Dickey Chapelle

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Chapelle at the Don Phuc command post on the Vietnamese–Cambodian border, 1964.

Georgette Louise Meyer (March 14, 1919 November 4, 1965) known as Dickey Chapelle [1] was an American photojournalist known for her work as a war correspondent from World War II through the Vietnam War. [2]

Contents

Early life

Chapelle was born in Milwaukee, Wisconsin and attended Shorewood High School. [3] By the age of sixteen, she was attending aeronautical design classes at MIT. She soon returned home, where she worked at a local airfield, hoping to learn to pilot airplanes instead of designing them. However, when her mother learned that she was also having an affair with one of the pilots, Chapelle was forced to live with her grandparents in Coral Gables, Florida. There, she wrote press releases for an air show, which led to an assignment in Havana, Cuba. [4]

A story on a Cuban air show disaster that Chapelle submitted to the New York Times got her noticed by an editor at Transcontinental and Western Air (TWA), which prompted her to move to New York City. Working at the TWA publicity bureau, she began to take weekly photography classes with Tony Chapelle, who became her husband in October 1940. She eventually quit her job at TWA to compile a portfolio, which she sold to Look magazine in 1941. [4] Later, after fifteen years of marriage, divorced Tony, and changed her first name to Dickey.

Breakthrough

Despite her mediocre photographic credentials, during World War II Chapelle managed to become a war correspondent photojournalist for National Geographic, and with one of her first assignments, was posted with the Marines during the battle of Iwo Jima. She covered the battle of Okinawa as well.

After the war, she traveled all around the world, often going to extraordinary lengths to cover a story in any war zone. During the Hungarian Revolution of 1956, Chapelle was captured and jailed for over seven weeks. She later learned to jump with paratroopers, and usually travelled with troops. This led to frequent awards, and earned the respect of both the military and journalistic community. Chapelle "was a tiny woman known for her refusal to kowtow to authority and her signature uniform: fatigues, an Australian bush hat, dramatic Harlequin glasses, and pearl earrings." [5]

Henri Huet's photograph of Chapelle receiving the last rites in Vietnam.

Later life

Despite early support for Fidel Castro, [6] Chapelle was an outspoken anti-Communist, and loudly expressed these views at the beginning of the Vietnam War. Her stories in the early 1960s extolled the American military advisors who were already fighting and dying in South Vietnam, and the Sea Swallows, the anticommunist militia led by Father Nguyen Lac Hoa. Chapelle was killed in Vietnam on November 4, 1965 while on patrol with a Marine platoon during Operation Black Ferret, a search and destroy operation 16 km south of Chu Lai, Quang Ngai Province, I Corps. [7] The lieutenant in front of her kicked a tripwire boobytrap, consisting of a mortar shell with a hand grenade attached to the top of it. Chapelle was hit in the neck by a piece of shrapnel which severed her carotid artery, and she died soon afterwards. Her last moments were captured in a photograph by Henri Huet. [5] Her body was repatriated with an honor guard consisting of six Marines, and she was given full Marine burial. She became the first female war correspondent to be killed in Vietnam, as well as the first American female reporter to be killed in action. [8]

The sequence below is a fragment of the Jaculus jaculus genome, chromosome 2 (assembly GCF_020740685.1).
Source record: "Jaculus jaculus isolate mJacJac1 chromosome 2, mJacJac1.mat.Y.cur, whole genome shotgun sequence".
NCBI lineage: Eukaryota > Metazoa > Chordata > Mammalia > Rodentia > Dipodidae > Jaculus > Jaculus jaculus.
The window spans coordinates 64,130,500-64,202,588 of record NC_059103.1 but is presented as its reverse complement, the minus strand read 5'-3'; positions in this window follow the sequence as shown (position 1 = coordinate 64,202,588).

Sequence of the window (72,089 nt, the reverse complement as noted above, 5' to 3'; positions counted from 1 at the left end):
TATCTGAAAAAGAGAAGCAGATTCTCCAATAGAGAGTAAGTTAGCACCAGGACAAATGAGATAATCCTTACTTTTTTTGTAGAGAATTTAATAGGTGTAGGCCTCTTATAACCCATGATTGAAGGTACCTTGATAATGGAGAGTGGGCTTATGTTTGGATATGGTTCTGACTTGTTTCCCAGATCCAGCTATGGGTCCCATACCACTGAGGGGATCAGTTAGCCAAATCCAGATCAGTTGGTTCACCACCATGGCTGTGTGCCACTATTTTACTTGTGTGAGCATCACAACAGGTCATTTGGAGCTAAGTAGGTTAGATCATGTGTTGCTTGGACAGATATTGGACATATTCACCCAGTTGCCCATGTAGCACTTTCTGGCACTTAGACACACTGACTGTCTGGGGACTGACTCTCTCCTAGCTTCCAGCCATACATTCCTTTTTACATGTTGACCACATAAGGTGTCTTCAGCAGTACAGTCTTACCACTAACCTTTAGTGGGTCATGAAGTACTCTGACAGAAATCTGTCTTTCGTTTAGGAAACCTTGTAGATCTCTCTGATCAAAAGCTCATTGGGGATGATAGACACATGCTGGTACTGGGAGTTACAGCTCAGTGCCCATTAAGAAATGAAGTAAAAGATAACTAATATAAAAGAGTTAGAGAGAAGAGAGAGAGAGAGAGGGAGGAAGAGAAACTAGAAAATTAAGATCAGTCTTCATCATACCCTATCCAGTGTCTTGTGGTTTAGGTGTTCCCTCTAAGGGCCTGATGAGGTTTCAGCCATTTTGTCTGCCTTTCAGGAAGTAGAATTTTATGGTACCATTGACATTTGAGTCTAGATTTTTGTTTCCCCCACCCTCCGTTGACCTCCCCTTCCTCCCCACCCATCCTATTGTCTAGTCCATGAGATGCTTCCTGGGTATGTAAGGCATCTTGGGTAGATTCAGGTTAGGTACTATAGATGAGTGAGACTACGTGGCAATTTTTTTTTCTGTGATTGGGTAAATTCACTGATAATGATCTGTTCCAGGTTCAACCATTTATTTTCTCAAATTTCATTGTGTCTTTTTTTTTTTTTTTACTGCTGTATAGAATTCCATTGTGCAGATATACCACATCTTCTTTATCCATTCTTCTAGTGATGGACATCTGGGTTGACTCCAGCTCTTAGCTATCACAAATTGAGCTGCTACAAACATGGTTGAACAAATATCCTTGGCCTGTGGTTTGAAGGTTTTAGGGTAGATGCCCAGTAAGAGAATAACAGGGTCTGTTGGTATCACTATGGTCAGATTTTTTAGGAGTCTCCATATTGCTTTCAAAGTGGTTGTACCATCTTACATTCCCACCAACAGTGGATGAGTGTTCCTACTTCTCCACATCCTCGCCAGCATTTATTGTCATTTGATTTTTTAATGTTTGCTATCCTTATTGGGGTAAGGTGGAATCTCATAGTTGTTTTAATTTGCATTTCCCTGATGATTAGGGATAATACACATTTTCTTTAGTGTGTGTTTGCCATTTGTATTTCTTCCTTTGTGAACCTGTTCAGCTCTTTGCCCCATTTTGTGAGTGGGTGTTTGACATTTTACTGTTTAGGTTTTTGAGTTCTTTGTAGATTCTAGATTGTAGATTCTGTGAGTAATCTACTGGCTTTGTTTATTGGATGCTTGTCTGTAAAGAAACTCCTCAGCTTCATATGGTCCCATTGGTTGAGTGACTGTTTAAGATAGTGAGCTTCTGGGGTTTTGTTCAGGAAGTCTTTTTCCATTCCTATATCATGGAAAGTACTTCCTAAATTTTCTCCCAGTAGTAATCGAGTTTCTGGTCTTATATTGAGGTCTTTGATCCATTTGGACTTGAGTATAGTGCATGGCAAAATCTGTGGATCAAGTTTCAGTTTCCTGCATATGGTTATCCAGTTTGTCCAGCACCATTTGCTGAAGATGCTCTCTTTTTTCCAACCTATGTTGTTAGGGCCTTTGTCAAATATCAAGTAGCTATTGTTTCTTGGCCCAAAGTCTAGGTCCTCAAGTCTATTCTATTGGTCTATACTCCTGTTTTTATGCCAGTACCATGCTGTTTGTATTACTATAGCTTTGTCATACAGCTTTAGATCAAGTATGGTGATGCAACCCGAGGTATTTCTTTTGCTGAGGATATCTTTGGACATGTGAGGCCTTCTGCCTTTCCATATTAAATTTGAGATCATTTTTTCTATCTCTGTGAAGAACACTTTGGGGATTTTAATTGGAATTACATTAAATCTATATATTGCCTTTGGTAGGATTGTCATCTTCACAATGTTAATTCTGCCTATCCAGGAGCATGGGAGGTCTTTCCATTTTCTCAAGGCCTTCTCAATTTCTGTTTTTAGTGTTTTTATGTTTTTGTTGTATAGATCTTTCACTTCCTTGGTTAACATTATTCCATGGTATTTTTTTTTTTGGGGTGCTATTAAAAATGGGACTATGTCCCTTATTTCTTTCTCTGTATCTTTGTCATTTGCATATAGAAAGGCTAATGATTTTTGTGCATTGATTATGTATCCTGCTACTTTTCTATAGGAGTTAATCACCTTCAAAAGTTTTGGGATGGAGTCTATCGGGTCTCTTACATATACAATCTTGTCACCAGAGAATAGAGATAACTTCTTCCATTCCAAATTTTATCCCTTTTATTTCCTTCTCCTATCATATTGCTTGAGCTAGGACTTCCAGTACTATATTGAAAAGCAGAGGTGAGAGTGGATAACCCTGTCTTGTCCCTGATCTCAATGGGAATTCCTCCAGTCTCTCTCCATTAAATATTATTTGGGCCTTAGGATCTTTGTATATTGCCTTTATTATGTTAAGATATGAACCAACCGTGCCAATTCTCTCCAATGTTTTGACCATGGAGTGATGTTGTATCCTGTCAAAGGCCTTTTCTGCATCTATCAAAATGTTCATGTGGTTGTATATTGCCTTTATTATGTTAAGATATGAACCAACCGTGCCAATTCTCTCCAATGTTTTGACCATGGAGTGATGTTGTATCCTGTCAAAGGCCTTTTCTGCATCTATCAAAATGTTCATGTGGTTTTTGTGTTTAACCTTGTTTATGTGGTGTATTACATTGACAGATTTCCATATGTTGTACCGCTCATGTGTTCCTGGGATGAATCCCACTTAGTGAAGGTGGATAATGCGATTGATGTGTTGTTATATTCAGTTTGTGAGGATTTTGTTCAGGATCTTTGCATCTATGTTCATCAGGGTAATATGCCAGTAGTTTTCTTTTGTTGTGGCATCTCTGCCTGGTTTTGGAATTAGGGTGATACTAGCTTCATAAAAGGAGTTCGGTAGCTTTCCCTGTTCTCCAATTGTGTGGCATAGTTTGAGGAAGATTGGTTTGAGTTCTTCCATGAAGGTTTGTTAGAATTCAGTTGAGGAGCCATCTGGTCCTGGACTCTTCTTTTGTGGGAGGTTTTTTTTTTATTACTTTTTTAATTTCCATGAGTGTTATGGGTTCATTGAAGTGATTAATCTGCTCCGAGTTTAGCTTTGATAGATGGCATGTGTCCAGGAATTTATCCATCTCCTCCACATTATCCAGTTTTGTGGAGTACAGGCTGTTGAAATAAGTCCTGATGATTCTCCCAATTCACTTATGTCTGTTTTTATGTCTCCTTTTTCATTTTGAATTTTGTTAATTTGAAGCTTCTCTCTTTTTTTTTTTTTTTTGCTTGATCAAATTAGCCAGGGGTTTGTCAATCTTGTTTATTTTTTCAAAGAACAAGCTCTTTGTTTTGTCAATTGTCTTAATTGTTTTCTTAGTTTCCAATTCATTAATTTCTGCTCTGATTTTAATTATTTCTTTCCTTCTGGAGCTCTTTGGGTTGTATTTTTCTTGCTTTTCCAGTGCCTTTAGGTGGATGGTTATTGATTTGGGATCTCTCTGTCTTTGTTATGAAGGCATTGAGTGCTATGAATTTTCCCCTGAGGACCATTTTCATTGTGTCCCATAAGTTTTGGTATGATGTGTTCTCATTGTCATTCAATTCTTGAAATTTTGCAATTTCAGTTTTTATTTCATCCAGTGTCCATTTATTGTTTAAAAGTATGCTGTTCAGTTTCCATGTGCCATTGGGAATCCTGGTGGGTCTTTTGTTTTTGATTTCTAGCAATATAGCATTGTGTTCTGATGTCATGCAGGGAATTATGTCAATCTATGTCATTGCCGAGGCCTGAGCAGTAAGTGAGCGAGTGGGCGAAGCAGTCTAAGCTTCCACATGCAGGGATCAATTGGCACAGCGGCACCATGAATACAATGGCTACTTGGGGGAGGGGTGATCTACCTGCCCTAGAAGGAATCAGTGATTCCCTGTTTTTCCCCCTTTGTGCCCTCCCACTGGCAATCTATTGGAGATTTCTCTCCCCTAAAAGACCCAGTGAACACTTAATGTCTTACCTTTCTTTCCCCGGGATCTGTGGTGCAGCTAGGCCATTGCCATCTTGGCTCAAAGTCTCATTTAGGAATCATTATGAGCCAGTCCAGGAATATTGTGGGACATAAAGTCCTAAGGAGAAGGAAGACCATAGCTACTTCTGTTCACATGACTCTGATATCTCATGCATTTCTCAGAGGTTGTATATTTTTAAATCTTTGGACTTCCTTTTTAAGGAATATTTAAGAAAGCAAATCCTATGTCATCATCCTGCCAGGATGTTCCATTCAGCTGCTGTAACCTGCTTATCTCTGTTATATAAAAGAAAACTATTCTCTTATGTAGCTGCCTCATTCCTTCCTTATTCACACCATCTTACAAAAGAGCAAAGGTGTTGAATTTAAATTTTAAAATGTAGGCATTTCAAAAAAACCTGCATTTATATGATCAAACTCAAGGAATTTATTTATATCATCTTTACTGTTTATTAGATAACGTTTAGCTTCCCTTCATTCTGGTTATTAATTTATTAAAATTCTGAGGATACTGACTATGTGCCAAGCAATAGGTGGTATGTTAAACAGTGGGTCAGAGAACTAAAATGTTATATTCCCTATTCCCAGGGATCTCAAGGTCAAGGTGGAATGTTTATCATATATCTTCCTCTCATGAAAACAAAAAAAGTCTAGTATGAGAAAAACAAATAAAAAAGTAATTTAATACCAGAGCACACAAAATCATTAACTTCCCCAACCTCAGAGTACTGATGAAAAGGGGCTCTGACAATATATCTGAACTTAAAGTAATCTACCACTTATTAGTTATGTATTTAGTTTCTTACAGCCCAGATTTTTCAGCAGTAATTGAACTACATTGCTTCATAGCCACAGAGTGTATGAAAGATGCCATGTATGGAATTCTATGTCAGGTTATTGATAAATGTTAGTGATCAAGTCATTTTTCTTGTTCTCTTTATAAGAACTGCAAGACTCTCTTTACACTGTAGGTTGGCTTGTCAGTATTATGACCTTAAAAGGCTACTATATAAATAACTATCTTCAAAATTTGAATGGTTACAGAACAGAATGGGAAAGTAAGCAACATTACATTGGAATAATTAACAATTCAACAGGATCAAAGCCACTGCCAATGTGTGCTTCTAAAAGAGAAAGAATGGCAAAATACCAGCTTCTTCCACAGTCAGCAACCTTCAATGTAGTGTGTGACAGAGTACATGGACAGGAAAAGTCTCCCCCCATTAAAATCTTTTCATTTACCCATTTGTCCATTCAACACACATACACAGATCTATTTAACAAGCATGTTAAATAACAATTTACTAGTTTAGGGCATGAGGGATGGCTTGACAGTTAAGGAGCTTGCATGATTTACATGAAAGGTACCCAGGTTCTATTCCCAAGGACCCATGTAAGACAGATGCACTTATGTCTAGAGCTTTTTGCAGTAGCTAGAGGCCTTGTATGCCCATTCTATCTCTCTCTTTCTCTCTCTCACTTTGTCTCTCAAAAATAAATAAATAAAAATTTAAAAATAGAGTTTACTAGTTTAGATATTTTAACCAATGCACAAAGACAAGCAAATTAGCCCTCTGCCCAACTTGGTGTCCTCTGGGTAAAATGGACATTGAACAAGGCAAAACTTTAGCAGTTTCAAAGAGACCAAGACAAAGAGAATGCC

Awards

Legacy

Publications

See also

References

  1. "Dickey Chapelle." Almanac of Famous People. Gale, 2011. Biography In Context. Web. 27 Feb. 2013.
  2. http://www.wisconsinhistory.org/topics/chapelle
  3. "Shorewood School District to honor alumni, ex-teachers". Milwaukee Journal Sentinel. 2003-05-07. Retrieved 2007-09-17.[ dead link ]
  4. 1 2 Garofolo, John (2015). Dickey Chapelle Under Fire: Photographs by the First American Female War Correspondent Killed in Action. Madison, Wisconsin: Wisconsin Historical Society Press. p. 2. ISBN   9780870207181.
  5. 1 2 Ostroff, Roberta (February 11, 1992). Fire in the Wind: The Biography of Dickey Chapelle. Ballantine Books. ISBN   0-345-36274-8.
  6. Chapelle, Dickey (1962). "What's A Woman Doing Here?: A Reporter's Report on Herself". New York: William Morrow and Company: 254–278. Retrieved 13 March 2018.
  7. Johnson, Charles (1978). U.S. Marines in Vietnam: The Landing and the Buildup, 1965 (Marine Corps Vietnam Operational Historical Series). Marine Corps Association. pp. 93–96. ISBN   978-0-89839-259-3.
  8. Cutler, Thomas (2012). Brown Water, Black Berets: Coastal and Riverine Warfare in Vietnam. Naval Institute Press. p. 67. ISBN   978-1-61251-184-9. Dickey Chapelle, the first American woman war correspondent ever to die in action.
  9. "Dickey Chapelle Receiving Polk Award | Photograph". Wisconsin Historical Society. 2015-07-07. Retrieved 2019-01-15.
  10. "Pictures of the Year". NPPA. 2012-10-16. Retrieved 2019-01-15.
  11. "Board Votes Posthumous 2015 Denig Award to Dickey Chapelle". USMCCCA. Retrieved 2019-01-15.
  12. "Marine Corps League National Awards". Marine Corps League. Archived from the original on 2005-01-03.
  13. 1 2 3 https://www.usnews.com/news/best-states/wisconsin/articles/2017-09-18/photographer-who-died-in-vietnam-named-honorary-marine
  14. "Dickey Chapelle - Women War Reporters". No Job for a Woman.
  15. "Milwaukee Media Hall of Fame 2014 - Milwaukee Press Club". milwaukeepressclub.org. Retrieved 2018-03-25.
  16. "Remembering 'fearless' war photographer Dickey Chapelle". Columbia Journalism Review. Retrieved 2018-03-25.
  17. "BGen Robert L. Denig Memorial Distinguished Performance Award". USMCCCA. Retrieved 2019-01-15.

 This article incorporates  public domain material from websites or documents ofthe United States Marine Corps .